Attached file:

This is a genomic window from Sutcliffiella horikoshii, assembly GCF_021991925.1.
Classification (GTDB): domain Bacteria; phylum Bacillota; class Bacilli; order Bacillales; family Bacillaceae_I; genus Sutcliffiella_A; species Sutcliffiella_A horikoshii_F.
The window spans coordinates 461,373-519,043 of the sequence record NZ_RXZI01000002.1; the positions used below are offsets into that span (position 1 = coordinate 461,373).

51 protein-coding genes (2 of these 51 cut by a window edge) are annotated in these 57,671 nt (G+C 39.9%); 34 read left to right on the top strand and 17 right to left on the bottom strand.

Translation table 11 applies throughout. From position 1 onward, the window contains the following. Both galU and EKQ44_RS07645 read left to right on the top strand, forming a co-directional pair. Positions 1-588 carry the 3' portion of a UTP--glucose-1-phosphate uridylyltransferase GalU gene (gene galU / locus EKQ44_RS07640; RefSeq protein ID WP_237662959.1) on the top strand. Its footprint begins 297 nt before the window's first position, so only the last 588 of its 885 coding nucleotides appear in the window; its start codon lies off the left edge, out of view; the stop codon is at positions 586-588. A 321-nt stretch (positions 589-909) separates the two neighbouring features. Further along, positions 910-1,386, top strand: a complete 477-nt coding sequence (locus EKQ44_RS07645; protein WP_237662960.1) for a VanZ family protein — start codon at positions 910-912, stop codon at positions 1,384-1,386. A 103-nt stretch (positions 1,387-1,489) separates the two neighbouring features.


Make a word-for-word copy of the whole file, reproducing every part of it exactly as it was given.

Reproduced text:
This is a genomic window from Sutcliffiella horikoshii, assembly GCF_021991925.1.
Classification (GTDB): domain Bacteria; phylum Bacillota; class Bacilli; order Bacillales; family Bacillaceae_I; genus Sutcliffiella_A; species Sutcliffiella_A horikoshii_F.
The window spans coordinates 461,373-519,043 of the sequence record NZ_RXZI01000002.1; the positions used below are offsets into that span (position 1 = coordinate 461,373).

51 protein-coding genes (2 of these 51 cut by a window edge) are annotated in these 57,671 nt (G+C 39.9%); 34 read left to right on the top strand and 17 right to left on the bottom strand.

Translation table 11 applies throughout. From position 1 onward, the window contains the following. Both galU and EKQ44_RS07645 read left to right on the top strand, forming a co-directional pair. Positions 1-588 carry the 3' portion of a UTP--glucose-1-phosphate uridylyltransferase GalU gene (gene galU / locus EKQ44_RS07640; RefSeq protein ID WP_237662959.1) on the top strand. Its footprint begins 297 nt before the window's first position, so only the last 588 of its 885 coding nucleotides appear in the window; its start codon lies off the left edge, out of view; the stop codon is at positions 586-588. A 321-nt stretch (positions 589-909) separates the two neighbouring features. Further along, positions 910-1,386, top strand: a complete 477-nt coding sequence (locus EKQ44_RS07645; protein WP_237662960.1) for a VanZ family protein — start codon at positions 910-912, stop codon at positions 1,384-1,386. A 103-nt stretch (positions 1,387-1,489) separates the two neighbouring features.